Whatever You Call It, It Can Turn Things Around - Tire Review Magazine

Whatever You Call It, It Can Turn Things Around

I don’t really know Joe Collier any more than I know any tire dealer. Spoke to him on the phone the other day when he called to say he appreciated my last column about momentum; one of several calls and e-mails I received on that same subject.

Joe was different than the rest, though. The proprietor of the aptly named Joe’s Tire & Oil in Miami, Okla., Joe also wanted to remind me that there was a class of small business below what the government considers a small business – small shops with no other employee than the owner, super-small businesses that have been pushed even closer to oblivion in this Great Recession than “traditional” smalls.

Miami is not unlike a lot of small cities in the U.S.; with few industries and opportunities in the area, the downturn hit the people in Miami pretty hard.

Not that many years ago, Joe recalls, turning $250,000 in annual sales “made me feel like a king.” And he enjoyed a number of those years, more than enough, he said, to raise his family and try to settle into a secure future.

Today he’s lucky to sell a single set of used tires a day and maybe one or two sets of new rubber a week. A quarter of a million is a distant memory.

Joe says he’s not worried. His family is grown and on its way, so he faces less pressure as a business owner/breadwinner. And he is confident he will fight through this bout of recession.

Momentum, Joe told me, is so very important because it’s all about mindset – how you see your situation and view your immediate future. It is that Power of Positive Thinking than can be such a difference-maker. No, POPT is not going to deliver more good-paying jobs and better times for all, but it will help us get there sooner rather than never, said Joe.

I received this note about Momen­tum from old friend and respected tire dealer Bud Hogan up in Man­kato, Minn.:
“Thought I would share an old essay on momentum,” Bud wrote. “When things are going well, they tend to get better. When things are going poorly, they tend to get worse. These conditions continue until some significant event happens to change the momentum.

“The reason for this is EXPECTATION. When things are going well for you, you expect them to continue to go well. Other people sense that expectation, and sure enough, they react to you in a way that causes your life to get better. Those people are equally adept at sensing negative momentum. You don’t express negative expectations, but people just seem to sense them.”

I am not one given to blind faith, in believing in that which cannot be seen or logically explained. Just ask my mother. She touts the amazing healing benefits of a salve called Unker’s, which, based on its website, can heal just about any injury or distress on man or animal.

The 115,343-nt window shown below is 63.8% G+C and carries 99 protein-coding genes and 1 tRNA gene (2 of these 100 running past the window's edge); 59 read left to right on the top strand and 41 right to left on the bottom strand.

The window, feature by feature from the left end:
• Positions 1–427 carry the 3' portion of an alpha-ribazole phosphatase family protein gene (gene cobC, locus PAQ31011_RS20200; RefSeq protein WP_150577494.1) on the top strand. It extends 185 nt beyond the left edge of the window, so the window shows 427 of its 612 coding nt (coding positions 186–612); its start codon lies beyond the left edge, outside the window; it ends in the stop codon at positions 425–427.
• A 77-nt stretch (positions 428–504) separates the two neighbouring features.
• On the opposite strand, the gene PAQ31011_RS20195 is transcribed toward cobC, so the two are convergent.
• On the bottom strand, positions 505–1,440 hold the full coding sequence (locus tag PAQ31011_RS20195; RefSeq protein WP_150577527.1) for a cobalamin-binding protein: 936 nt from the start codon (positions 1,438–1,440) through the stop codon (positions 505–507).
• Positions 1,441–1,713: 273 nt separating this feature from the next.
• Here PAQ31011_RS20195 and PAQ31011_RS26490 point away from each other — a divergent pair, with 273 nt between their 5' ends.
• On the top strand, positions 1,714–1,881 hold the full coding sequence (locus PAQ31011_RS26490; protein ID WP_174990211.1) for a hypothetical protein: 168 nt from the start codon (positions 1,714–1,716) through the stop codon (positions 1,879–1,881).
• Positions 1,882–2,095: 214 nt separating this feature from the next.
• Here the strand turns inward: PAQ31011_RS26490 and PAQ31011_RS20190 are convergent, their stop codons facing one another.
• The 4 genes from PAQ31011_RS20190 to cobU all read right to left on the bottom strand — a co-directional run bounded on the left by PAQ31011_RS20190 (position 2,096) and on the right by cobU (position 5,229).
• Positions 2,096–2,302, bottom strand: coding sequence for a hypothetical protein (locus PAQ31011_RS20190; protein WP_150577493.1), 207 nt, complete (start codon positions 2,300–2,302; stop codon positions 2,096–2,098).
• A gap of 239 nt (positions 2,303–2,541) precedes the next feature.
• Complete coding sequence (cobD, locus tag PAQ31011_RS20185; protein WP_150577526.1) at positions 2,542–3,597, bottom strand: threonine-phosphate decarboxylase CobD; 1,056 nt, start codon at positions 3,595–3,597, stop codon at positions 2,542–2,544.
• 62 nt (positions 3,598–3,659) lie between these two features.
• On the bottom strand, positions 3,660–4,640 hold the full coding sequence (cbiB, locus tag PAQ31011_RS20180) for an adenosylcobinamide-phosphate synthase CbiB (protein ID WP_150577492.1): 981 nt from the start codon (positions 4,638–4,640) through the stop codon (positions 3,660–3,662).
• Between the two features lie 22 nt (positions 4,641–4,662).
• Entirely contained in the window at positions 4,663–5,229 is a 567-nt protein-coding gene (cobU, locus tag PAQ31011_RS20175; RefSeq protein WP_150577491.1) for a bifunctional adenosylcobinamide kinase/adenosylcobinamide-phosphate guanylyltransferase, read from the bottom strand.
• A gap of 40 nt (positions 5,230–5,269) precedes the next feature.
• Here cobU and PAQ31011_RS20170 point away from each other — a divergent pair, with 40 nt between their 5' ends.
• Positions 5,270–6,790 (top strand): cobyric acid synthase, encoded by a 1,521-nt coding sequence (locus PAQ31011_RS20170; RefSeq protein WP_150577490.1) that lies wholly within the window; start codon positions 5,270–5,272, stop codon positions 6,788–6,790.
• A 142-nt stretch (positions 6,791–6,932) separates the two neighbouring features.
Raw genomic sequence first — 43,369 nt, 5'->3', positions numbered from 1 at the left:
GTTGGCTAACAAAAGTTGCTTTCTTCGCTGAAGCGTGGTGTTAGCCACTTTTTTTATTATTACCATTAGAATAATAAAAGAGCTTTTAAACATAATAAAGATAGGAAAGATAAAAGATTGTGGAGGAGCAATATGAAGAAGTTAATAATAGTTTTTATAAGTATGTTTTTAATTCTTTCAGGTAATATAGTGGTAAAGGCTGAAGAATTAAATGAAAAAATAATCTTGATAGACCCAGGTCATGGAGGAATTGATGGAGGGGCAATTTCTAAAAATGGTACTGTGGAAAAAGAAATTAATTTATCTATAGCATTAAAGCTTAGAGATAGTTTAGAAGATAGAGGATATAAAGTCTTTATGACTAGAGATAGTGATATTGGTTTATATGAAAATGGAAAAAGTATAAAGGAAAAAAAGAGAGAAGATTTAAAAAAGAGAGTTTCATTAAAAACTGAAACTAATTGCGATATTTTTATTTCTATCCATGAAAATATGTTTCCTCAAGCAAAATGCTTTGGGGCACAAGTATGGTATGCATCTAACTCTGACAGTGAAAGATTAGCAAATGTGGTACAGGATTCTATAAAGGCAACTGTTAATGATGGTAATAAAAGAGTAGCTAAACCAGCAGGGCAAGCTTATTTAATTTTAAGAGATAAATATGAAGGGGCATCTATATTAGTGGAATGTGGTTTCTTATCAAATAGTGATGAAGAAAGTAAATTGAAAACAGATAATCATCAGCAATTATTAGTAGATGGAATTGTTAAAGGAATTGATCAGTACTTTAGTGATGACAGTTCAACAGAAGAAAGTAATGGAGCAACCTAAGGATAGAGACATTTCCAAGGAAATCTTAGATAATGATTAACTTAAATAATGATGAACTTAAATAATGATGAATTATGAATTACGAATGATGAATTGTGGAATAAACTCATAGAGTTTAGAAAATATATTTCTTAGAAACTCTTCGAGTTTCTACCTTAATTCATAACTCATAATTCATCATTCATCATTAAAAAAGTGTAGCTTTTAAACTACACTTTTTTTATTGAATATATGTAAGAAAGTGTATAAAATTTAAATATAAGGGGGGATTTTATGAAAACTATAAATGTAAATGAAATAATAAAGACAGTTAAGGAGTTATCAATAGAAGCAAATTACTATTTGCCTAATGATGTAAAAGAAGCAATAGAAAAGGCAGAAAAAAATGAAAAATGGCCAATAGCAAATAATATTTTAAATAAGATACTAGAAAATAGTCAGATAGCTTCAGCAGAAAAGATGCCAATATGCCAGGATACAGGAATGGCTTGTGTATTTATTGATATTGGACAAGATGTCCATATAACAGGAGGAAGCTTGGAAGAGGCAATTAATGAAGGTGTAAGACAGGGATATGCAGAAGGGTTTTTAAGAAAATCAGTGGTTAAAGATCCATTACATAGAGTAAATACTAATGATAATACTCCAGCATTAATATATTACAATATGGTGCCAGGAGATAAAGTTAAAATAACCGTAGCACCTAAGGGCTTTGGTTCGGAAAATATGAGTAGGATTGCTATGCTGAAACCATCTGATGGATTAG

It’s not sold in stores (for some reason, perhaps related to the FDA), and Unker’s has provided little benefit to me on the few occasions I have used it.

Mom, on the other hand, believes greatly in the product, and often shares with me the victories the crème has had on bug bites and rashes and cuts and bruises and whatnot she or others have suffered. For her, Unker’s is it. That’s what she believes, and that is fine. Perhaps it is her enthusiasm that is the catalyst for cure and not the product itself, but who knows?

Back during the recession that ended up costing George Bush Sr. re-election, some print pundits (back in the day, we didn’t have all these know-nothing talking faces on TV) were convinced that Americans had virtually talked themselves into the recession. Minor negative economic news snowballed into a major recession for no logical or mathematical reason, they claimed, all because of our collective negativity.

As I said, I am more comfortable with science and solid objects, but that doesn’t dismiss or diminish the reality I see in others. From guys like Joe, who could easily have bagged it all and walked away. Who would have blamed him for becoming an ex-tire dealer? His belief in the power of momentum is his business partner now, and he is sure better days are close.

I cannot dispute Bud’s position on the cause and effect of expectations. He’s been at this tire game longer than I, and has survived and thrived through many ups and downs.

Lord knows I’m not going against my mom. That wouldn’t end well.

Despite my proclivity for science and solids, I do think there is something to the POPT and the nature of how people react to the moods of others. I don’t have to experience a mail-order crème’s curative powers to understand that others do indeed benefit.

And I don’t need a scoreboard to see how a little of whatever “it” is can turn things around.

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